Take Miss Piggy’s segment, which pops up in all four of the episodes. The Muppets’ top diva is her insufferably vain and obnoxious self, but regular appearances from her personal assistant, Deadly, as well as IRL celebs Taye Diggs and Linda Cardellini, transform Piggy’s relentless cringe into something entertaining.
Yes, Piggy’s diva sensibilities have always been the butt of a long-running joke. But Muppets Now plays with that against the backdrop of a modern lifestyle environment that’s been shaped by beauty bloggers and self-help workshops. Piggy might not be doing anything new broadly, but seeing that old schtick play out while she’s talking about self-care is part of the fun.
Especially with her supporting cast in the mix. It’s not that anyone is openly tearing her problematic behaviors down; she’s not that terrible, and the show is quietly snarkier than that. Deadly is a constant questioning presence, a straight man who takes Piggy’s shit willingly while destroying her persona with barely heard retorts and double meanings his boss never picks up on. Cardellini and Diggs, meanwhile, demonstrate infinite patience with Piggy’s shenanigans – which makes her many self-owns all the more entertaining as they just smile along politely.
The Disney+ revival series is frequently unfunny, but it’s also weird as hell.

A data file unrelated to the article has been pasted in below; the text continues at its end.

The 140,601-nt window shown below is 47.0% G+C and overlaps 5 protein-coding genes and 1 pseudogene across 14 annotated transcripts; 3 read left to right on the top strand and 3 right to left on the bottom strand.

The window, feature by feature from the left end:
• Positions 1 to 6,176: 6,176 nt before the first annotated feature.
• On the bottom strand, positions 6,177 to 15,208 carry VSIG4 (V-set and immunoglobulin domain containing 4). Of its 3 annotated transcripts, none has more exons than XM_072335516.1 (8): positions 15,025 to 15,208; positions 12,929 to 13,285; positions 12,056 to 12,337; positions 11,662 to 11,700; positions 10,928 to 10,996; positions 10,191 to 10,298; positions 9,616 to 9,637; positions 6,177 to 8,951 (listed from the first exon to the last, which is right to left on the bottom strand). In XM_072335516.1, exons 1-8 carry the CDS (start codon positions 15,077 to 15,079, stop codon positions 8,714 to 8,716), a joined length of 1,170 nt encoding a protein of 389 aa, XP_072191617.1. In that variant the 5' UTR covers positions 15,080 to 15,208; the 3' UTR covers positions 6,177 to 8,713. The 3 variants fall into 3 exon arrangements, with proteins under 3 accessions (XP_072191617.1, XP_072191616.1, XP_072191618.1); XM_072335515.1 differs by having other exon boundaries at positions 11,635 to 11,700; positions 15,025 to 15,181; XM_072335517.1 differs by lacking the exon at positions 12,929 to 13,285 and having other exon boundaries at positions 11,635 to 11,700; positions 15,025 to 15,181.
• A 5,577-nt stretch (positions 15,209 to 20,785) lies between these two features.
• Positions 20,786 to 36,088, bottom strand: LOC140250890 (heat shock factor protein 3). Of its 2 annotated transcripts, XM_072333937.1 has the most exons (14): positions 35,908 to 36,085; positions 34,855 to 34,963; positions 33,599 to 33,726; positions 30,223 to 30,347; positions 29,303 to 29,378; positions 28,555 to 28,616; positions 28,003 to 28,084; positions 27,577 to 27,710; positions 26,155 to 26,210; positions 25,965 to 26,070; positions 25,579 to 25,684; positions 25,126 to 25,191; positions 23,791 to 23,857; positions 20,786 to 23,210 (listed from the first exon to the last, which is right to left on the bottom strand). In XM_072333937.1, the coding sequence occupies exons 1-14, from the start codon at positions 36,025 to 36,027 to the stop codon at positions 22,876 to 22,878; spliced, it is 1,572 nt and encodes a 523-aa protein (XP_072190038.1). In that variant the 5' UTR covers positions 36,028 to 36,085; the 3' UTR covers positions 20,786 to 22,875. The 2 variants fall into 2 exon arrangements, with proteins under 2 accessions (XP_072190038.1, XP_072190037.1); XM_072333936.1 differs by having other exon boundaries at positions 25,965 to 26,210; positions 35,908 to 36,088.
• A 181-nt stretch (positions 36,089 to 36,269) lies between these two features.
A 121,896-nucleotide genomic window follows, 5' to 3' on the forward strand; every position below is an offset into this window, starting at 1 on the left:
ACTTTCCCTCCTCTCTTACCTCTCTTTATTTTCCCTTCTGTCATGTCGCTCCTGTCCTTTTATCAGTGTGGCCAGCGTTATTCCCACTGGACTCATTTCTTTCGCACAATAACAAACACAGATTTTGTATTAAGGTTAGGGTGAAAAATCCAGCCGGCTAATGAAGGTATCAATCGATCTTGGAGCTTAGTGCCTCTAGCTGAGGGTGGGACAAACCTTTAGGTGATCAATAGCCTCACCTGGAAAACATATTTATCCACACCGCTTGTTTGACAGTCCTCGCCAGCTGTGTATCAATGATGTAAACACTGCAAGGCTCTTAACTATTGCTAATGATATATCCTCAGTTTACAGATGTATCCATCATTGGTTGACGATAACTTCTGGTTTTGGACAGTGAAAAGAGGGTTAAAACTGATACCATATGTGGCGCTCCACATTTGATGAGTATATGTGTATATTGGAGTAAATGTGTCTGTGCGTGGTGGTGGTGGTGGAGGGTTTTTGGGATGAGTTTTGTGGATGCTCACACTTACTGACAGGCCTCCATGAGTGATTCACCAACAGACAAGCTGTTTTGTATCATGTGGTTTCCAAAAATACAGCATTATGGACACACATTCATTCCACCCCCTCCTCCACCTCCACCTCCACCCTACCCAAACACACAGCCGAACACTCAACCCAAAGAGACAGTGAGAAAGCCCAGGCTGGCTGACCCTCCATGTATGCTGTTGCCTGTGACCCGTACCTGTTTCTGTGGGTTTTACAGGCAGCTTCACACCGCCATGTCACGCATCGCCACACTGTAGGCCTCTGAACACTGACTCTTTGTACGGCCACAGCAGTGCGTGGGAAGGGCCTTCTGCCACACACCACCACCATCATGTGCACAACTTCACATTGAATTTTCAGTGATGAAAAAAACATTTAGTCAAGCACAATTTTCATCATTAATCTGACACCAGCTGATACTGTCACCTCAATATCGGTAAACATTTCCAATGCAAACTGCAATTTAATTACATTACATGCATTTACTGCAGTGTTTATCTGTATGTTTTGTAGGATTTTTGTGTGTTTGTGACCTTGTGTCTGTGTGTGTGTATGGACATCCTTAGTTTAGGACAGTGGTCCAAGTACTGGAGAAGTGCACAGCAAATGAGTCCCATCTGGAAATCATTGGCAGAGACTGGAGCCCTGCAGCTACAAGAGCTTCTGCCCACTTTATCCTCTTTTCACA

The comedy of Jim Henson’s Muppets has always been at its best when their antics are cast in sharp relief against the more grounded human players. In years past, this traditionally took the form of blockbuster celebrities. The Muppet Show‘s list of guest hosts reads like a who’s who of entertainment titans, from Steve Martin to Elton John to the cast of Star Wars.
Muppets Now wisely recognizes how important that human element is, but the updated premise makes room for more of an everyperson vibe. Mixed in among celebs you know like Diggs, Cardellini, Danny Trejo, chef Roy Choi, and Aubrey Plaza (who has an epic showdown with Piggy) are less recognizable performers filling those roles.
Pepe the King Prawn’s recurring game show, for example, features actors playing roles – admittedly using their real first names, but celebrity isn’t the selling point for their presence. They’re just people, appearing on this bizarre game show with unclear and ever-changing rules. Pepe’s lines may be the jokes, but it’s the contestants’ reactions in the face of incessant Muppet-y weirdness that make us giggle. The influencer game in our real world is in many ways about letting everyone reach for their 15 minutes of fame, and Muppets Now creates the space to capture that aspect of modern entertainment.